I’m seeing conflicting reports: Venezuela defaulted, Venezuela didn’t default, Venezuela is about to default.

What’s the truth? Venezuela ALMOST defaulted, but Russia came in at the last second to restructure the $3 billion debt the socialist country owes Russia.

S&P Global Ratings said on Monday that Venezuela defaulted after it missed a debt payment. But that all changed on Wednesday. From The Wall Street Journal:

“Reducing the debt burden to the republic from the restructuring of liabilities will allow the funds that have been freed up to be allocated to the country’s economic development, to improve the liquidity of the debtor, and to increase the chances of all creditors to recoup credits provided to Venezuela,” the Russian finance ministry said in a statement.

The agreement comes just as Venezuela’s cash-strapped government teeters on the edge of a default on some $150 billion in outstanding debt. Struggling with a crumbling state-led economic model, President Nicolás Maduro’s administration is seeking to renegotiate payment terms with its creditors in an effort to free up import dollars needed to resolve chronic shortages of food and medicine.

“Venezuela is advancing toward the recomposition of its external debt, to the benefit of its people,” Mr. Maduro’s top economic adviser, Simon Zerpa, said in a Twitter post, lauding the deal with Russia.

PdVSA, Venezuela’s state owned oil and natural gas company, claims “it made an interest payment on a bond that matures in 2027.” The government said it has also mailed the coupon payments for the 2019 and 2024 bonds.

Forbes reported that Venezuelan bond holders “received principal payments on PDVSA 2017s and 2020s” bonds. Another person said that on Sunday, Russia saved him “with support for his position in PDVSA 2020 bonds.”

These moves have saved Venezuela…for now. Forbes continued:

The Emerging Markets Trade Association — a group of emerging market specialist banks and traders — agreed on Wednesday to continue trading bonds with accrued interest instead of flat. Investmen firms trade bonds flat typically if bonds are in default, and trade bonds based on interest payments due if bonds are believed to be paid at some point. In other words, the market thinks Venezuela will service its debts, though risks remain.

At this point, bond holders have not agreed to call the bonds, nor accelerate, a term used in the market to mean that the key lenders to PDVSA and the sovereign have agreed to demand immediate payment of principal. That is the key thing to watch for. The rating agency downgrades and jumps in prices on Venezuela’s credit default swaps have not been accurate indicators to gauge a true Venezuela default.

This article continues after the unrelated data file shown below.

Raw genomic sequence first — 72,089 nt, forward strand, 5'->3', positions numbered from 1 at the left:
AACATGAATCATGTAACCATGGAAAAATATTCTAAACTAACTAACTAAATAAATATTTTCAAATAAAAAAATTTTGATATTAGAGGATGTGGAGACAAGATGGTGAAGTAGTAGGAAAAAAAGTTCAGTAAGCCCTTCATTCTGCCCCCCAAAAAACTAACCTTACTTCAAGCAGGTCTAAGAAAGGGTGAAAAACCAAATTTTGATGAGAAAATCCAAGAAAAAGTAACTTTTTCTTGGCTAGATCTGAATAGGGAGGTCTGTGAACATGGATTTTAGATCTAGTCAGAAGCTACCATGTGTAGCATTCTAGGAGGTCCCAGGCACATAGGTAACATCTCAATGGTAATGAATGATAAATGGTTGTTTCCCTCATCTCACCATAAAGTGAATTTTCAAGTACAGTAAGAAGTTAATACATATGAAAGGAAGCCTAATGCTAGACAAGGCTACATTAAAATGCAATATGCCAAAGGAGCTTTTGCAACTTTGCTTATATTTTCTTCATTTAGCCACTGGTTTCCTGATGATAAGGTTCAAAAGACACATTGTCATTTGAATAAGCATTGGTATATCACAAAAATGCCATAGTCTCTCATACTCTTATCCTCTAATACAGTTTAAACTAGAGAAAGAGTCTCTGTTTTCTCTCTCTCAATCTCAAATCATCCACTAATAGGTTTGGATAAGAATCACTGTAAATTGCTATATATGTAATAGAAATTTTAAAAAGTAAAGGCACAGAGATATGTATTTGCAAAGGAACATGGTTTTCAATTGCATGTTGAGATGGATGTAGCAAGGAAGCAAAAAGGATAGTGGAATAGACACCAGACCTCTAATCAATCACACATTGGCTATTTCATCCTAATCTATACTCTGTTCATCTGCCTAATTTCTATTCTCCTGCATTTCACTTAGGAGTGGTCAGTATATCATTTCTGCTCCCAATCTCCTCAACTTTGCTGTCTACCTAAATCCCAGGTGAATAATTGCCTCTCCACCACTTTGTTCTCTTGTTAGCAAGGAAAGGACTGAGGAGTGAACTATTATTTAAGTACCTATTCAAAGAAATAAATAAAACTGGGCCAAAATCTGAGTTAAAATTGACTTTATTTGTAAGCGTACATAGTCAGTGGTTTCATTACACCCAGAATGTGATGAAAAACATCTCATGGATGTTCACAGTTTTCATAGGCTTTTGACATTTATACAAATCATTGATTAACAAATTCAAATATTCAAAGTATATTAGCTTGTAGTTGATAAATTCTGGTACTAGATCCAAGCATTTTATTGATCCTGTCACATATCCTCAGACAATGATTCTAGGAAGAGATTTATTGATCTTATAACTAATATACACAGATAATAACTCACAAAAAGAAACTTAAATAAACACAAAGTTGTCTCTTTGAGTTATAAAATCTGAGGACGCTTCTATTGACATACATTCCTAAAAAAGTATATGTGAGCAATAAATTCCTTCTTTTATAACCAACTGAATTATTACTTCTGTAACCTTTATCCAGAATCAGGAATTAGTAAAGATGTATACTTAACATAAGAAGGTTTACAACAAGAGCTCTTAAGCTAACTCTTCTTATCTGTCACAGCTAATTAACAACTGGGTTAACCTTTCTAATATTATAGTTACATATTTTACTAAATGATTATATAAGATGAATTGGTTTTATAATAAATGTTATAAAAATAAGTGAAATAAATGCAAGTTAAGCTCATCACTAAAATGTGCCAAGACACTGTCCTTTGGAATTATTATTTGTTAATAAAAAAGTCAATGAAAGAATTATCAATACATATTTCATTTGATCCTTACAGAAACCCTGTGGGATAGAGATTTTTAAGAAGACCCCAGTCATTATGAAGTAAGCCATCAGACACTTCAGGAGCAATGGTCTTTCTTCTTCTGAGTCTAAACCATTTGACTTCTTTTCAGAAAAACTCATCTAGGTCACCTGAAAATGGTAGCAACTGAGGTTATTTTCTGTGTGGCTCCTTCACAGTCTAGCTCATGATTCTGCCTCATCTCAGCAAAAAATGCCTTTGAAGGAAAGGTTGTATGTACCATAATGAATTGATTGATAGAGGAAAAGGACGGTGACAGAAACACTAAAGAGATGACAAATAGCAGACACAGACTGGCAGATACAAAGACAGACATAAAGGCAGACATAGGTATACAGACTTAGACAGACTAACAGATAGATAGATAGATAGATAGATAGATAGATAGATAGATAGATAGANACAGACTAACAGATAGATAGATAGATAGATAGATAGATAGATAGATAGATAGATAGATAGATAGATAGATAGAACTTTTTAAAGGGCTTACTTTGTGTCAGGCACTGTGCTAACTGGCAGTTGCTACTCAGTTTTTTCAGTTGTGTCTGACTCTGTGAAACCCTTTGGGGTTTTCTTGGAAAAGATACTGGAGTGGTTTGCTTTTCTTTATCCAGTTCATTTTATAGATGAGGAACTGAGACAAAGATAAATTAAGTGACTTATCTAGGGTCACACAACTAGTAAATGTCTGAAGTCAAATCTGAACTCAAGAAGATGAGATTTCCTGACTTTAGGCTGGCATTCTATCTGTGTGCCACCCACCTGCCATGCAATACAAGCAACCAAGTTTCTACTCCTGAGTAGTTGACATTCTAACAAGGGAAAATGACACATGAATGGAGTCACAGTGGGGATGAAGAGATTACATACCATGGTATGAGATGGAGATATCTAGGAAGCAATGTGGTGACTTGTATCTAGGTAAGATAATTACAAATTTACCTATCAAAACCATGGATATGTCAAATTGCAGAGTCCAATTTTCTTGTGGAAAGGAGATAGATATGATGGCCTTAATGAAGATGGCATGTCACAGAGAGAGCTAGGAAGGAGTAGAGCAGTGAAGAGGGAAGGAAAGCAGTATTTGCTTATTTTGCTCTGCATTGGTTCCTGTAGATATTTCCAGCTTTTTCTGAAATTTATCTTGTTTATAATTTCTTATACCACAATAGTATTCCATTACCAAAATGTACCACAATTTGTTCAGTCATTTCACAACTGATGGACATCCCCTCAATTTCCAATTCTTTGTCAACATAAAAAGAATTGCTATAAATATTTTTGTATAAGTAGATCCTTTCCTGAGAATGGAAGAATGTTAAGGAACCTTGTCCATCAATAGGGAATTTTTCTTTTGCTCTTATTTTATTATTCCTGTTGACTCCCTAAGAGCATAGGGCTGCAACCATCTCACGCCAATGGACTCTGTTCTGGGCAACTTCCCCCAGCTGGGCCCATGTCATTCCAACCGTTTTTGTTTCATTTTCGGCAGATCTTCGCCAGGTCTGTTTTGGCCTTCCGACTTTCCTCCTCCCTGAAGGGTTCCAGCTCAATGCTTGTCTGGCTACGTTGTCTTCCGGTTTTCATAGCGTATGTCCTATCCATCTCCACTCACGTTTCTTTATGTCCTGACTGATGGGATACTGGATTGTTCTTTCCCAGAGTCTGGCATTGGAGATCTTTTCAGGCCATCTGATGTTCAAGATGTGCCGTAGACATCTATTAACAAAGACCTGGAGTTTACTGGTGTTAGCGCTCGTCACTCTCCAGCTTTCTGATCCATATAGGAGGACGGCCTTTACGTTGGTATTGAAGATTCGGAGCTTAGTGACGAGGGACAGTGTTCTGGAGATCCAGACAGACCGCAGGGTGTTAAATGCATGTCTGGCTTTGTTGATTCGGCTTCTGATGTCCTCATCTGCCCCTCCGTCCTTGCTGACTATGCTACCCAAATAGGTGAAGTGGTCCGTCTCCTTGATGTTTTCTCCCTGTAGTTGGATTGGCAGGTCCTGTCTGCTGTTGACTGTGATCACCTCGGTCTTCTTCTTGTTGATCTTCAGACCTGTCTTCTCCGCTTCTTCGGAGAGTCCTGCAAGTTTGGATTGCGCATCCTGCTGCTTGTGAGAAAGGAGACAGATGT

IF Venezuela defaults (and I seriously doubt Russia would allow that to happen…then the Kremlin would lose control of the oil rich nation) it could cause even more problems in the socialist country that is already suffering a humanitarian crisis.

PdVSA is the ONLY lifeline left in Venezuela. The oil in the country is the one thing that has kept it afloat. If the country defaults then investors could “seize the country’s assets — primarily barrels of oil – outside its borders.”

Without this income, everything would go to the last level of Hell. As it is with the oil, Venezuela is broke and people have no access to food or proper medical treatment. Officials can blame U.S. sanctions all they want, but socialism caused this. From CNN Money:

It fixed — or froze — prices on everything from a cup of coffee to a tank of gas in an effort to make goods more affordable for the masses. For years, Venezuelan leaders also fixed the exchange rate for their currency, the bolivar.

Those moves were among the driving forces behind the food shortages. Farmers couldn’t sell at low prices without going out of business because their cost of production was much higher. Importers also couldn’t afford to ship in food, knowing they would have to sell at much lower prices than what they paid for at the port.

When food shortages grew worse, an illegal black market emerged where venders sold basic foods at vastly higher prices than the government’s artificially low prices. Inflation soared, making the bolivar almost worthless.